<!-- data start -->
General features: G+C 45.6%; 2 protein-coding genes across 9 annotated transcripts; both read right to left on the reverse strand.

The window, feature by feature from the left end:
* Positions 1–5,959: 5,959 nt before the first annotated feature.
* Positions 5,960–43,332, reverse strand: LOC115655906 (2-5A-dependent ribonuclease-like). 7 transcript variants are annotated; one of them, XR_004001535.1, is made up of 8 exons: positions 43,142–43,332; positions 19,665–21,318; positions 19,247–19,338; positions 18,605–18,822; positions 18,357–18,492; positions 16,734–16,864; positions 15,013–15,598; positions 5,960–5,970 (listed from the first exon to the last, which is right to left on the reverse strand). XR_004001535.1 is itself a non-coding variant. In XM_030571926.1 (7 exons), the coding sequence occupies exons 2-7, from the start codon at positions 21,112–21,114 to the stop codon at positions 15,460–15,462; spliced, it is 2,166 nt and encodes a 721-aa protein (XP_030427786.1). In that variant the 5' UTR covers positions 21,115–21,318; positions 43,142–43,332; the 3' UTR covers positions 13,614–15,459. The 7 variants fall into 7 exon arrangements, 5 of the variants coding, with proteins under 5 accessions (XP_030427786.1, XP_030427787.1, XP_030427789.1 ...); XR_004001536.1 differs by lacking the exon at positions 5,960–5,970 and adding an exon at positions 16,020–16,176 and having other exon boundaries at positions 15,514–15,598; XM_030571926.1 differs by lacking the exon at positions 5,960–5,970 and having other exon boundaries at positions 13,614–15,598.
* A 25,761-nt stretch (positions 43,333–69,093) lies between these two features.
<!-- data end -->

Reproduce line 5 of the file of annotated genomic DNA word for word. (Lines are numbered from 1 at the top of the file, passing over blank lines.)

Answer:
* A 25,761-nt stretch (positions 43,333–69,093) lies between these two features.